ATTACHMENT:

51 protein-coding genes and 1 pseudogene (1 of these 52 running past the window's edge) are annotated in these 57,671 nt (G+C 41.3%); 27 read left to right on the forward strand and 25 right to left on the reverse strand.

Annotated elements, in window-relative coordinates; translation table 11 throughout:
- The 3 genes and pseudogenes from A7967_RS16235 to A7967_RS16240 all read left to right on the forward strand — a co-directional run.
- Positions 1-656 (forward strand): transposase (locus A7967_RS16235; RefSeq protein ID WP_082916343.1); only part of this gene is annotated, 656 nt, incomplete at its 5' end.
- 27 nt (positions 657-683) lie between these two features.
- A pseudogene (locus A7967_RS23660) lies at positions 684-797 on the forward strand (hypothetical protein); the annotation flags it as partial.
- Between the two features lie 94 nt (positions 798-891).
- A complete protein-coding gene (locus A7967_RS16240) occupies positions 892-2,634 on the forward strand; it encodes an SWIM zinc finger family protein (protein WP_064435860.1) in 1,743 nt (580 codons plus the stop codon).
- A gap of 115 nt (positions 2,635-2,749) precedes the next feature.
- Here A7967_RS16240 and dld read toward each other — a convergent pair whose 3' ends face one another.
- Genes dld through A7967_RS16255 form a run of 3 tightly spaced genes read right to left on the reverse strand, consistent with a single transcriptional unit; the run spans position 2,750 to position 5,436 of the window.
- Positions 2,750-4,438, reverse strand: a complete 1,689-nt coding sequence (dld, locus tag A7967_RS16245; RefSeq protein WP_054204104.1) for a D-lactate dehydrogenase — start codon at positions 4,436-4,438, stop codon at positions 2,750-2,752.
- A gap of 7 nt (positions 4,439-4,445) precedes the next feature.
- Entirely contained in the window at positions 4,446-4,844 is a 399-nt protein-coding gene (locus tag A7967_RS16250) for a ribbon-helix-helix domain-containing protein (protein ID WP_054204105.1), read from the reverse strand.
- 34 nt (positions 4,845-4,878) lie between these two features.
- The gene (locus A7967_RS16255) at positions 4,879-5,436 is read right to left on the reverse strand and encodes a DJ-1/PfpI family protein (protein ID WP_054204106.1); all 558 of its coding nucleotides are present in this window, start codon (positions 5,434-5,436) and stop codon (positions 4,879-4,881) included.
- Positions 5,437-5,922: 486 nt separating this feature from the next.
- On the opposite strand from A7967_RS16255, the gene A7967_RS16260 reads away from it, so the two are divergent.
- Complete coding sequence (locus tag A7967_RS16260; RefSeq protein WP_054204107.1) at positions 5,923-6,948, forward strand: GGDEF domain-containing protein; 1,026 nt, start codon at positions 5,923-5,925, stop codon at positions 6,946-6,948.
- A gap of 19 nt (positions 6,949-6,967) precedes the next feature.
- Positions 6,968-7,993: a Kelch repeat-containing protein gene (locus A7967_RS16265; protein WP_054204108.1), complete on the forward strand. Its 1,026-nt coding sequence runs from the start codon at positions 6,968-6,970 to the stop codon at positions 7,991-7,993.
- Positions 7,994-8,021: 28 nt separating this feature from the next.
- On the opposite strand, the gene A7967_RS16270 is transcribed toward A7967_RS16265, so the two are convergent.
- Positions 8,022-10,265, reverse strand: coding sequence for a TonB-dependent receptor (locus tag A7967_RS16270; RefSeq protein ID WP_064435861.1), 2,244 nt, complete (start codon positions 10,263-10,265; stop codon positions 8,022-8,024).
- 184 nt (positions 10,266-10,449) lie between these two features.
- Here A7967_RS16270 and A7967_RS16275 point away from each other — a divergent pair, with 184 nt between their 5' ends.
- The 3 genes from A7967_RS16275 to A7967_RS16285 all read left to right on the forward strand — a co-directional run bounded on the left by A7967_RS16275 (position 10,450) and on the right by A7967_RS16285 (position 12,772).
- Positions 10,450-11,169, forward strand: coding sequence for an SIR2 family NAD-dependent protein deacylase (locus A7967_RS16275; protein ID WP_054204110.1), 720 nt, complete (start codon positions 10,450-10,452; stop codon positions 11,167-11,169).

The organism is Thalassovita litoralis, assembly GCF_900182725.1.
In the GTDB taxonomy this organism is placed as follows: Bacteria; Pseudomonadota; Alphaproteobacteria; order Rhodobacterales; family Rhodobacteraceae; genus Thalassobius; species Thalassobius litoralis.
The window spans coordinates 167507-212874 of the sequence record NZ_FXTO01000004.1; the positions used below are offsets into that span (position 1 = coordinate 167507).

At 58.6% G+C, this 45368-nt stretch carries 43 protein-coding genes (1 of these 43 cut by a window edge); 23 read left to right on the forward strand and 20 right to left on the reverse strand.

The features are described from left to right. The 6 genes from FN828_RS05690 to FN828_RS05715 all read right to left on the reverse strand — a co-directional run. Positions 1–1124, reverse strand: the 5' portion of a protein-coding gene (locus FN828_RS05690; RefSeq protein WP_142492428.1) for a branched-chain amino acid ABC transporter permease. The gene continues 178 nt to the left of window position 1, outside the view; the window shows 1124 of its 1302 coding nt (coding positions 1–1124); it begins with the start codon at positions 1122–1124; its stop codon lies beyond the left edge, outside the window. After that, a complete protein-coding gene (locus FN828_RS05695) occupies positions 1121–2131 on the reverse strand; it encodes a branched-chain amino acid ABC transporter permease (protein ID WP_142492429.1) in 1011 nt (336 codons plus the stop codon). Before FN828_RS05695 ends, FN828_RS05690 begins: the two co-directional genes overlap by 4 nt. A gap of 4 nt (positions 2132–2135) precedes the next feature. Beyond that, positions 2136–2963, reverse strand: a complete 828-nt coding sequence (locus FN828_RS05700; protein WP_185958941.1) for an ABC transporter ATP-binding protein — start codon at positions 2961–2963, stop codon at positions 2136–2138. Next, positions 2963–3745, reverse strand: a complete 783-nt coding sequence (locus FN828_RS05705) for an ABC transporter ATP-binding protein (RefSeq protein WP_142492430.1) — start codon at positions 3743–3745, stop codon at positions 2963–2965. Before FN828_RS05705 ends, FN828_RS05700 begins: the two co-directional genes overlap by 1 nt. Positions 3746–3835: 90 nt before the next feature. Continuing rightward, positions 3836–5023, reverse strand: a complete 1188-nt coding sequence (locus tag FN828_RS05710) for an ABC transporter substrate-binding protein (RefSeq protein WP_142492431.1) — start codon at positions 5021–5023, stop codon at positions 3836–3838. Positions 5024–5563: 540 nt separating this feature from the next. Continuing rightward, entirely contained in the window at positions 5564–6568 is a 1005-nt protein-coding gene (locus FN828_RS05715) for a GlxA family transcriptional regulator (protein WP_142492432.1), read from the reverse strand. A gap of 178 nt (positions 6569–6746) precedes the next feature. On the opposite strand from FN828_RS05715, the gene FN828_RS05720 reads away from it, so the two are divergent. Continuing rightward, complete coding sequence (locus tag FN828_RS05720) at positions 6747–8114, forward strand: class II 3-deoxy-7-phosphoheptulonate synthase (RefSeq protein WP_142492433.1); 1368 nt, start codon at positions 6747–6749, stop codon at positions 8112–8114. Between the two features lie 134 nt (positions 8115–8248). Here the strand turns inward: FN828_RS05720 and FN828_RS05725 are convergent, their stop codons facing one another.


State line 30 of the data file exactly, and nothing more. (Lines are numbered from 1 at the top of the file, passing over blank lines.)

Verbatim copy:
In the GTDB taxonomy this organism is placed as follows: Bacteria; Pseudomonadota; Alphaproteobacteria; order Rhodobacterales; family Rhodobacteraceae; genus Thalassobius; species Thalassobius litoralis.